Video

Video: African Men And Hollywood Stereotypes

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By now the buzz from Mama Hope’s latest video, "African Men. Hollywood Stereotypes" has sufficiently bubbled over. We like the video. It is direct, it is different and, most importantly, it is not a reaction to some media stunt, which is always awesome. Stylistically, too, it has all the makings of a wonderful, viral video.

That said, we find it reductive and a little off. For example, we can't tell if the four men actually wrote the script (the men plus the "Mama Hope Team" are credited) or if their quip about “shirtless Michael McConaughey” was thrown in there to try and connect with the audience. Which leads to questions like: who’s the intended audience? and what will they ultimately take away from the video? That some Africans meet the Western benchmark of middle classness (they're even on Facebook!) and therefor deserve accurate representation in films? It misses the mark a bit. Also, Africa is still presented as an entire entity in this video. The glossiness of it all reinforces the myth of a monolithic Africa, leaving no room for nuance among Kenyan Africans or Ethiopian Africans or Nigerian Africans and so forth.

Africa Is A Country's Elliot Ross sums it up best:

"do we really need this kind of “positive image for Africa” stuff? At best it can be framed as a necessary corrective, but the whole PR “brand Africa” shtick is boring, patronising, and finally insubstantial in its attempt to transform the West’s time-honoured way of imagining the continent, ideas that are thoroughly tangled up with ingrained – and much beloved – supremacist notions of Euro-American culture and identity. This isn’t all going to go away because you pointed out that there’s a bloke in Nairobi called Brian who works in HR."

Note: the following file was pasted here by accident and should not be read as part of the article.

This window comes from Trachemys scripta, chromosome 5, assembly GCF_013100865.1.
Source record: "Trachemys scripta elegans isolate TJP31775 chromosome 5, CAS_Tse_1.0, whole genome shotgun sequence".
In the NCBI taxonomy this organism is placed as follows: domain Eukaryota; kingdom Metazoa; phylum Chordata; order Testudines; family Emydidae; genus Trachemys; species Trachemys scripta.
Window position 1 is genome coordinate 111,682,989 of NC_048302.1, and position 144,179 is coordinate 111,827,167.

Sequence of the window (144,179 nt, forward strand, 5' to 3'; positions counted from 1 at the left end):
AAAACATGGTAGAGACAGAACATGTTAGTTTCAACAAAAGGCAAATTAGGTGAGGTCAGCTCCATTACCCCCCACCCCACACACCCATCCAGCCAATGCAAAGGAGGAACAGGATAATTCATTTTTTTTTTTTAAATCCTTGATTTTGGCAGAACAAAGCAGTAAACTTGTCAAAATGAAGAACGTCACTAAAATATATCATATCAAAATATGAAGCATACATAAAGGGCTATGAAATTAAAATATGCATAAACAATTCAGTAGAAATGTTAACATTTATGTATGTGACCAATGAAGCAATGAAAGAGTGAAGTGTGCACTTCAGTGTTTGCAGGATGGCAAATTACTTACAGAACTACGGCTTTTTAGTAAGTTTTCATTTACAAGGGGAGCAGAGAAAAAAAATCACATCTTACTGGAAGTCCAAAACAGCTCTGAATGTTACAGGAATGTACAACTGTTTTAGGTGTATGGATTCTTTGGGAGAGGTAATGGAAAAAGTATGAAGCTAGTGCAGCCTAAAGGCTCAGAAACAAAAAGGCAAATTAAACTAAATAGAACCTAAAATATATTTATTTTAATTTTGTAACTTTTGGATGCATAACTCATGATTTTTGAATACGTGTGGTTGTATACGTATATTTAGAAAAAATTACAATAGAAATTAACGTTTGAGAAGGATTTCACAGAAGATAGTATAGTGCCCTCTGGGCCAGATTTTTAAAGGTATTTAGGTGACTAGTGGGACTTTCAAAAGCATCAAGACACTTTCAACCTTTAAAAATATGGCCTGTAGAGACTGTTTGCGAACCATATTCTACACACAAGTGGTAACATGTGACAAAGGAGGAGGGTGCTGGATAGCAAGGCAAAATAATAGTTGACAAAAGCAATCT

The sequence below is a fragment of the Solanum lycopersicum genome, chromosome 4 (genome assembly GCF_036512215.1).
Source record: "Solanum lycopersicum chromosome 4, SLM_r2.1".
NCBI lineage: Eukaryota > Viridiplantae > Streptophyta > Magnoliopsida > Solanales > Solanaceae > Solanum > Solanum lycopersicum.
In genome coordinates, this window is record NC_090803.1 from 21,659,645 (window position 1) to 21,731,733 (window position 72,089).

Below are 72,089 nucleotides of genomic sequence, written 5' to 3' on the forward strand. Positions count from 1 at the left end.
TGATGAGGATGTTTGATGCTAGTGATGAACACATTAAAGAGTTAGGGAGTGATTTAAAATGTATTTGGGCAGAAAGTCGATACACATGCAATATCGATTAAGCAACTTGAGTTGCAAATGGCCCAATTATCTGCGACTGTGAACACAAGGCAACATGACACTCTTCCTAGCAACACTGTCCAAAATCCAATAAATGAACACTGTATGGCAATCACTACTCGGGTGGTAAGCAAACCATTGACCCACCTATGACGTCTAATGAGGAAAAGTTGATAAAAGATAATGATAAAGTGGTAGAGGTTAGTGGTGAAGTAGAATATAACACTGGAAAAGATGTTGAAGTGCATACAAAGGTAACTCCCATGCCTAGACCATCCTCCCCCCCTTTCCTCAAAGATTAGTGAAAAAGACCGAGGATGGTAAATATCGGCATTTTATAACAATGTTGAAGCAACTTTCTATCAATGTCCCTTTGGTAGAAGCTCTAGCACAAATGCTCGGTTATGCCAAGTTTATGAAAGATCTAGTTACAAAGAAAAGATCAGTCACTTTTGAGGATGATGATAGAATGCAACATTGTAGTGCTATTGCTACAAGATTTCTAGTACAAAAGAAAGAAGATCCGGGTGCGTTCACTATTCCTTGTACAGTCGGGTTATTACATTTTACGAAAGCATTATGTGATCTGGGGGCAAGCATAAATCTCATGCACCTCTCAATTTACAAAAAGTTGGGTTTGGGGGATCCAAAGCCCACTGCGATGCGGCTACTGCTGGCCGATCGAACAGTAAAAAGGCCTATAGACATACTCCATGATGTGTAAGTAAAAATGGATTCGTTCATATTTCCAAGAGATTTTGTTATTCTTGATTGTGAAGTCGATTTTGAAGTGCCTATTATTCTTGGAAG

We expect to see more and more retellings of 21st century Africa in greater frequency after the Kony 2012 debacle. And we hope as they come, they are more and more genuine, accurate and layered as we know they can be.

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Artwork: Barthélémy Toguo Lockdown Selfportrait 10, 2020. Courtesy Galerie Lelong & Co